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lgpiper

Reading Slothfully

I was told in elementary school that I only could read at half the speed for success in college. Oh well, one benefit of slow reading is you get to live with the characters a longer period of time. I read in a vain attempt to better understand people. At my other homes, I'm known as a spouse, pop, guy in the choir, physical chemist, computer/web dilettante and child-care provider. In theory, I'm a published author, if you consider stuff like Quenching Cross Sections for Electronic Energy Transfer Reactions Between Metastable Argon Atoms and Noble Gases and Small Molecules to count as publications. I've strewn dozens of such fascinating things to the winds.

Currently reading

A Good Death
Christopher R. Cox
The Black Cargo
John P. Marquand
A Highland Christmas
M.C. Beaton
Tales from Moominvalley
Tove Jansson, Thomas Warburton
Moominland Midwinter
Tove Jansson, Thomas Warburton
On The Beach (Vintage Classics)
Nevil Shute Norway
The Maltese Falcon
Dashiell Hammett
Obscure Destinies
Willa Cather
A Start in Life (The Michael Cullen Novels)
Alan Sillitoe
Mobilizing Web Sites: Strategies for Mobile Web Implementation
Kristofer Layon

The Sabbath: Its Meaning for Modern Man

The Sabbath: Its Meaning for Modern Man - Abraham Joshua Heschel, Susannah Heschel This is a short, rather interesting reflection on the institution of the Sabbath, as in "remember the Sabbath Day to keep it holy". It was written by a Jewish scholar, so is specifically related to the Sabbath as celebrated by Jewish people. But, it has some interesting ideas and concepts that people of other faiths might find helpful as they try to understand and relate to their Creator.

The lives of men, according to Heschel, are primarily lived on a structural (physical) plane, i.e. we build things, we manage things, we fix things, we sew and reap crops, we write/plan/calculate, and so forth. All we create, even our mightiest structures, e.g. the pyramids, or our most elevated ideas, eventually decay back to nothingness. Time is different. Time is eternal. The structural is consumed by time, but time never changes, it just goes on...eternally. Something like that.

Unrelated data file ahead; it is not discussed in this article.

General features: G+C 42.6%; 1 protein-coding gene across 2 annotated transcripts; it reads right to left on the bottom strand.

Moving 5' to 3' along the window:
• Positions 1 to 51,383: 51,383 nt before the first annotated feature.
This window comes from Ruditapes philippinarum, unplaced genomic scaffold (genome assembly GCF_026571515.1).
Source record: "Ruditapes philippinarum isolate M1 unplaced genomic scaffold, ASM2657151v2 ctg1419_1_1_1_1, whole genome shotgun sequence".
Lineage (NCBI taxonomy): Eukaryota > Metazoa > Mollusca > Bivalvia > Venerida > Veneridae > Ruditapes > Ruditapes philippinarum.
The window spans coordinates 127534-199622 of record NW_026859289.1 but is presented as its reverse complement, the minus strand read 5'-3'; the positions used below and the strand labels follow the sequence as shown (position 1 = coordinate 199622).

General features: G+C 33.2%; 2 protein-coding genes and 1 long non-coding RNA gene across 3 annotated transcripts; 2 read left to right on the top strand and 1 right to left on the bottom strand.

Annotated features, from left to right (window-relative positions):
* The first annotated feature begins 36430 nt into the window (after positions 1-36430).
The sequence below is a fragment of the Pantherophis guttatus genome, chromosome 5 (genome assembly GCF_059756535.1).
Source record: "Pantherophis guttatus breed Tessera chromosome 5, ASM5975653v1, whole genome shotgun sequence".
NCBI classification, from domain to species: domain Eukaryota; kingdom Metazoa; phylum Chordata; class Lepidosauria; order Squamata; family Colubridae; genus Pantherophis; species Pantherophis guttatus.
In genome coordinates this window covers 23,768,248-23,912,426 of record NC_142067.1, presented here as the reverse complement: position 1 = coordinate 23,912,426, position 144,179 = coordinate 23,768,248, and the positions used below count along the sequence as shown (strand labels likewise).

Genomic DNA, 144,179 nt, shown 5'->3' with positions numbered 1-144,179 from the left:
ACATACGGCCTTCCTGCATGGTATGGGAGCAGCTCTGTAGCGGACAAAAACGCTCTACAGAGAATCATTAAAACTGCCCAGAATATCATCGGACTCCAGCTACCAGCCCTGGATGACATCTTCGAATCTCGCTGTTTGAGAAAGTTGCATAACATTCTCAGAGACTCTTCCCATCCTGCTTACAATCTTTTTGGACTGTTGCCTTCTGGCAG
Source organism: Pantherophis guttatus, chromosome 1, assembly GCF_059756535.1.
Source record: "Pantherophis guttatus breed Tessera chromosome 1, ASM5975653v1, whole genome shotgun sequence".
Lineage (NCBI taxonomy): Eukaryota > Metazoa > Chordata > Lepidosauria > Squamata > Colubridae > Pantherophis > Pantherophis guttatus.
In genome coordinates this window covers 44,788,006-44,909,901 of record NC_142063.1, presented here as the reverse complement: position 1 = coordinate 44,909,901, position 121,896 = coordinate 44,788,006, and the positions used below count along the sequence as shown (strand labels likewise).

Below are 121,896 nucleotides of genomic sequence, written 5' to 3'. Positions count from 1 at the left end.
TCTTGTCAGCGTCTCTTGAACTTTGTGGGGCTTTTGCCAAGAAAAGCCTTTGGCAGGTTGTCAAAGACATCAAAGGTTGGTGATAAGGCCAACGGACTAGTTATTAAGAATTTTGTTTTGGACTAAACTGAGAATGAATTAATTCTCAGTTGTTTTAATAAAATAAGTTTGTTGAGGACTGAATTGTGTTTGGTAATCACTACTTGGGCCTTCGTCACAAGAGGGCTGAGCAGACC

So, although we work in the structural world for six days of the week, we can escape to the temporal when we celebrate the Sabbath. Creation was done and continues to be done in time. So the Sabbath becomes a day of re-creation, a day of holiness ("...and on the seventh day, God rested...and called it holy"), and also a day, because we are living it in time and in holiness, where we deepen our relationship to and celebrate our relationship with our Creator. In so doing, we attain glimpses of eternity.

I am, of course, missing a lot, and perhaps making some stuff up (and didn't have a clue what he was talking about when he likened the Sabbath to a Bride to be celebrated at the wedding feast). Properly read, this book would be studied, i.e. re-read, notes taken and so forth. I won't be doing that, in part because the book is due back at the library muy pronto. But it is interesting to contemplate how the world might differ if we all took off one day from our normal pursuits—many of us, one day off from being assholes—and considered our relationships with our Creator, and consequently with each other, since we are each of us a little piece of our Creator's work—all many parts, but just one body kind of stuff. That's not going to happen any time soon, of course, because the love of money—allegedly the root of all evil, or so Paul would have it—has pretty much trumped everything else in our modern world. But just think, if each of us reduced our personal assholism by just one seventh, how much better a world we would share with each other.